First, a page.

Syngenta co-created the Growing Together Program with the NGO Voluntary Services Overseas (VSO) in Bangladesh. Six for-profit farmer centers give smallholder farmers access to agricultural inputs, such as seeds, crop protection products and simple farming equipment. The company also offers an e-hub platform that provides digital support.

    Syngenta and the Syngenta Foundation provide regulatory and stewardship sup­port to the International Rice Research Institute (IRRI) for the Golden Rice initiative, despite stating that it has no commercial interest in the project.

    The Syngenta Foundation partners with USAID Feed the Future Innovation Labs to trial tropically adapted varieties of soybean in Indonesia.

    The Syngenta Foundation collaborates with the International Maize and Wheat Improvement Center (CIMMYT) in the AAA Drought Tolerant Maize Project for the specific purpose of providing varieties to resource-poor smallholder farmers in marginal environments across three drought-prone Indian states.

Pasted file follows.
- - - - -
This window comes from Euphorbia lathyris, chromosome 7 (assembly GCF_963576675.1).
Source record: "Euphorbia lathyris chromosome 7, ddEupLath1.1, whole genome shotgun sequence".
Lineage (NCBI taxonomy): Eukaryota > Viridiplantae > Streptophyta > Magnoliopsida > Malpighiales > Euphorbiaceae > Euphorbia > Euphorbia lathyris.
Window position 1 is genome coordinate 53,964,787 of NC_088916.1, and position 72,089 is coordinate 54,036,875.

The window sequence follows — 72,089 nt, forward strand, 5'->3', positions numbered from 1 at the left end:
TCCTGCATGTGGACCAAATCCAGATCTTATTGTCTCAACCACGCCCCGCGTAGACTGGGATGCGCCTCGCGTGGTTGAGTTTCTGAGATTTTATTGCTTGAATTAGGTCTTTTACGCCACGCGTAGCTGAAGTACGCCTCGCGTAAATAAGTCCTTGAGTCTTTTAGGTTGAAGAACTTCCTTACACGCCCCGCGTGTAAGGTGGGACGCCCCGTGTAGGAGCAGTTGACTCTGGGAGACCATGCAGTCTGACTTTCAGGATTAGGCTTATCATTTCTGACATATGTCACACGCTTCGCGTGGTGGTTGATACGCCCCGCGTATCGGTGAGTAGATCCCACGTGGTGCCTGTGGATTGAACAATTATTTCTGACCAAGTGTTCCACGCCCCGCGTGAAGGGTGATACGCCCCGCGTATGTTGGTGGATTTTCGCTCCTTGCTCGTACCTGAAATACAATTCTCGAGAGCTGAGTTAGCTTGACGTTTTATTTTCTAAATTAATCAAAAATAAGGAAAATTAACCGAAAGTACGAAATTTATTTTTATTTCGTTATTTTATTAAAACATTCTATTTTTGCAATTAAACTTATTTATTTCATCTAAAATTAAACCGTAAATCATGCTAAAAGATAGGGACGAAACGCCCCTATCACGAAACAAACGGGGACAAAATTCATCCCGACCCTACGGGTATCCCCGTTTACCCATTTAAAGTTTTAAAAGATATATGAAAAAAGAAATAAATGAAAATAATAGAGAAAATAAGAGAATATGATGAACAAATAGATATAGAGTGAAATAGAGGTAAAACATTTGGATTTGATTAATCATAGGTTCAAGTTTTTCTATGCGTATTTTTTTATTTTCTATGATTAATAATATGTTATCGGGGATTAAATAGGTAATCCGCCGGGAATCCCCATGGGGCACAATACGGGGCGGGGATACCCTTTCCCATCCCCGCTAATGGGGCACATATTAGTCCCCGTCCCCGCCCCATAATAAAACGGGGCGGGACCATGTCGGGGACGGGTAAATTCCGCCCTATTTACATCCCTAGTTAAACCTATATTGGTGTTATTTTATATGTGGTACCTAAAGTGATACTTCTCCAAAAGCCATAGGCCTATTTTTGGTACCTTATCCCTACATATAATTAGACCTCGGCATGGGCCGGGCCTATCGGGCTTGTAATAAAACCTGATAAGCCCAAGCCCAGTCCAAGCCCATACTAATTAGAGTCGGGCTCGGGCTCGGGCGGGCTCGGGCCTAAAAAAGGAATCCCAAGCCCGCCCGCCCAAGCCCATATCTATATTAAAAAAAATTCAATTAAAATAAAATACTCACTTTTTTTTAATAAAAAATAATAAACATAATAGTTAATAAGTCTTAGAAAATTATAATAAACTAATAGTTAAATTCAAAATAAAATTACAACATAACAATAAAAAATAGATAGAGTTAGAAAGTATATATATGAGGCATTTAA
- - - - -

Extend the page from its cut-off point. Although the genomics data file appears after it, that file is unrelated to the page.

The company contributes to building a network of banks, insurers, retailers, traders and NGOs in Indonesia, providing smallholder farmers with products, protocols and training, while its partners add financial literacy training, micro-loans, crop insurance, buyback guarantees and market access initiatives.

    Syngenta’s Project Nirmiti in Odisha, India uses a network of local residents to make agricultural knowledge and inputs available to rice-growing farmers. The company engages enterprising smallholders to serve as ‘Krishi Tantra Sevaks’ (‘Farm Technology Service Providers’) and build networks through local interactions and existing relationships.

    The Syngenta Foundation was a driving force behind the Farmforce mobile app, which was independently rolled out in 2017 and is available in Thai, Hindi and Vietnamese. The app tracks all farm activity, which increases traceability and compliance for buyers/exporters and improves access to formal output markets for smallholder providers.